Aristeas, Epistle of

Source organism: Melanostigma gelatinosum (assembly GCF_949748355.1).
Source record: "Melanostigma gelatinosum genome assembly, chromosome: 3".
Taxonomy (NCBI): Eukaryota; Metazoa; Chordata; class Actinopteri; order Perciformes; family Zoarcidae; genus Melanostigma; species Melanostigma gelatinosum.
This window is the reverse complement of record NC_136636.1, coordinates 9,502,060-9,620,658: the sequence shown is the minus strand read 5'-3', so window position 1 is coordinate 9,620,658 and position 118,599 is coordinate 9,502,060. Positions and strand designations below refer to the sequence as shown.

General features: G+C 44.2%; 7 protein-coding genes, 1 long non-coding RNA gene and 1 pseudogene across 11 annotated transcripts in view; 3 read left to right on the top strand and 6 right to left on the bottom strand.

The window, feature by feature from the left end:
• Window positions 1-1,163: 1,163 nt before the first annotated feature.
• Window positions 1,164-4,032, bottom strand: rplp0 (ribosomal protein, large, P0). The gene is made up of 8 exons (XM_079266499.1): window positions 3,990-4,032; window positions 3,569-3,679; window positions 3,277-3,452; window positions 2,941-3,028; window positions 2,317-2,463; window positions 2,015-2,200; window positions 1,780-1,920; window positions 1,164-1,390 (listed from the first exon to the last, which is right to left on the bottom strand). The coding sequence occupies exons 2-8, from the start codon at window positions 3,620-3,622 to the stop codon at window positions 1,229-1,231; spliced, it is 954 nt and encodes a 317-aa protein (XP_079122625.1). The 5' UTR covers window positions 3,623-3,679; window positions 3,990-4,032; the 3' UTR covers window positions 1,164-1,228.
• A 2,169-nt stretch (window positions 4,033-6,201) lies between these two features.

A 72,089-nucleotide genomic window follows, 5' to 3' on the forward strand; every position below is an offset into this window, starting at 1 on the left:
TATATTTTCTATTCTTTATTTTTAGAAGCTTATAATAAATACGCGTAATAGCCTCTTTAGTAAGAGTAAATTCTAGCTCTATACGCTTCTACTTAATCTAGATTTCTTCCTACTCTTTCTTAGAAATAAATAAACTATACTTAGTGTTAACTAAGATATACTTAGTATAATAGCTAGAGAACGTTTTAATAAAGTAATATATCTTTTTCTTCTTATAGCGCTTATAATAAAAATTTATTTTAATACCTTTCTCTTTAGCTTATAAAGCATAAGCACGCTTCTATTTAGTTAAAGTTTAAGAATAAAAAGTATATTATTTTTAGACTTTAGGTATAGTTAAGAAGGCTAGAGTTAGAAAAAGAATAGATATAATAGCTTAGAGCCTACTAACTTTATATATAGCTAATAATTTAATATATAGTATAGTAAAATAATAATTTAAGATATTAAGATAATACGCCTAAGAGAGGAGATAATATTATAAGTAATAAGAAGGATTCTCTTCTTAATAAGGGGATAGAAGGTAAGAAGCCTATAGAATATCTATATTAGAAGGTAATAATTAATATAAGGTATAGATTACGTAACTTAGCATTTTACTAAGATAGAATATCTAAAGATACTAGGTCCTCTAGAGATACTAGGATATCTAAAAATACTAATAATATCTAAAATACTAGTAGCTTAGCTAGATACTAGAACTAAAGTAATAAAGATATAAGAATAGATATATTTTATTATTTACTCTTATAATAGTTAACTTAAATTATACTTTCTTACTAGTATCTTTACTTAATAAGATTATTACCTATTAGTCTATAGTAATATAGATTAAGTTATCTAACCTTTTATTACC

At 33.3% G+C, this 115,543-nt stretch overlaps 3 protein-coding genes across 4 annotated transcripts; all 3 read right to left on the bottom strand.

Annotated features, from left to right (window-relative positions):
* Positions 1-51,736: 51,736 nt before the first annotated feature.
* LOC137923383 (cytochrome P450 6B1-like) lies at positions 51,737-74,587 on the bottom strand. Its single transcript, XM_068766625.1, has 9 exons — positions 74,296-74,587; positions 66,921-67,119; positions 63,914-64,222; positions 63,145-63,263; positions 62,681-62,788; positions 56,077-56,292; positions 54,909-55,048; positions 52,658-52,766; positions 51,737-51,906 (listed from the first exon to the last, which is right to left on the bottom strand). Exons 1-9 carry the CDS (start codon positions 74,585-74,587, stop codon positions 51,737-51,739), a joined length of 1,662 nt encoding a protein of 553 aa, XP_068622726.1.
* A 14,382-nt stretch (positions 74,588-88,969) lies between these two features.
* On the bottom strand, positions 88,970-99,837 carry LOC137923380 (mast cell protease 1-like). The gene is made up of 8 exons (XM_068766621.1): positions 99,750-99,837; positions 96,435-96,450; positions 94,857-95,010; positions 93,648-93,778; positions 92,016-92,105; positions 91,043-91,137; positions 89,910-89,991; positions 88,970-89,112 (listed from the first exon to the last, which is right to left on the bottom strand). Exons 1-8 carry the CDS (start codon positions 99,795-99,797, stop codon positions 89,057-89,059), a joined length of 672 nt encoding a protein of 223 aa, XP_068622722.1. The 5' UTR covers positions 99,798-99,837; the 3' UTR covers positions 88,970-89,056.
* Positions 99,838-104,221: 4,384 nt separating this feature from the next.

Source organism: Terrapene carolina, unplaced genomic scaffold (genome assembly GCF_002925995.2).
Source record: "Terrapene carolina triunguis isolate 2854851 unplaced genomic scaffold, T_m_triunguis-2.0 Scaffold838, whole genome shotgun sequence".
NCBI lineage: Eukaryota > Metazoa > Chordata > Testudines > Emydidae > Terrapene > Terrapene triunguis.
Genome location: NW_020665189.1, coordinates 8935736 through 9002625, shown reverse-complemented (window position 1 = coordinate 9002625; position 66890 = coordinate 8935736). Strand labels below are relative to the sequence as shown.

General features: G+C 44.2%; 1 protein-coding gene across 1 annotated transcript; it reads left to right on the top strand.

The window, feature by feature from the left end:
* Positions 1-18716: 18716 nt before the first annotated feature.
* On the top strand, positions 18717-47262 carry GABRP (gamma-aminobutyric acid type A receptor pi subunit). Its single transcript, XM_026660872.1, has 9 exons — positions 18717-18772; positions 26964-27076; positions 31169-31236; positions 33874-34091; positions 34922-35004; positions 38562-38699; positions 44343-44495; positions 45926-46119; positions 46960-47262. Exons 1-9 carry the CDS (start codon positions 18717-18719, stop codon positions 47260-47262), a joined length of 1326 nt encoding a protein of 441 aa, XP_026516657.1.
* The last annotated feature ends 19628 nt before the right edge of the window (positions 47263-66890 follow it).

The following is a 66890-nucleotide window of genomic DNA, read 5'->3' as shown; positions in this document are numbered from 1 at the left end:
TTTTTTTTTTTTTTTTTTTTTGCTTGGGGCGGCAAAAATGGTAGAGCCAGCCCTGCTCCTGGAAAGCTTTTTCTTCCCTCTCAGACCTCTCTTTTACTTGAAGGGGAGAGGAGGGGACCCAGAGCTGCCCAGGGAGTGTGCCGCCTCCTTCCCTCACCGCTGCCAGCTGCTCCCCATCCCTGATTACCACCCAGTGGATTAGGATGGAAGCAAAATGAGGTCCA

Aristeas, Epistle of In spite of the many editions and translations which exist of this famous epistle, furnishing us with the history of the origin of the Septuagint (q.v.), no critical Greek text has as yet been given to the learned world. That it could have been done we may see from Hody's remark in his De Bibliorum Textibus, etc. (Lond. 1685): "Non me fugit servari in Bibliotheca Regia Parisiana, aliisque quibusdam, exemplaria istius MS. Sed de tali opusculo, quod tanquam feetum kuppositicium penitus rejicio, amicos sollicitare et in: partes longinquas mittere, vix operde pretium existimavi! Eas curas relinquo illis, quibus tanti esse res videbitur." But such a disparaging opinion is ill becoming any scholar, and -the world at large will never be served by such measures. Perhaps others have been of the same opinion as Hody. At any rate, whatever has been written on this subject will needs be sifted, since we now possess the first critical edition, published with great acumen, from two Parisian MSS., by Prof. Schmidt, in Merx's Archiv Jfir wissenschcufliche Enforschung des Alten Testaments (Halle, 1869), i, 242 sq. Schmidt is inclined to the opinion that.the author of this σύνταγμα, as Epiphanius calls it, was neither-a Greek nor one sufficiently acquainted with the Greek language. On the contrary, he thinks that the author was a Jew who lived at the court of Ptolemy; See Van Dale, Dissertatio super Aristeam de LXX Interpretibus (Amsterd. 1705), and especially the -most recent work by Kurz, Aristewc Epistula ad Philocratenm (Bern, 1872). SEE ARISTEAS. (B. P.)

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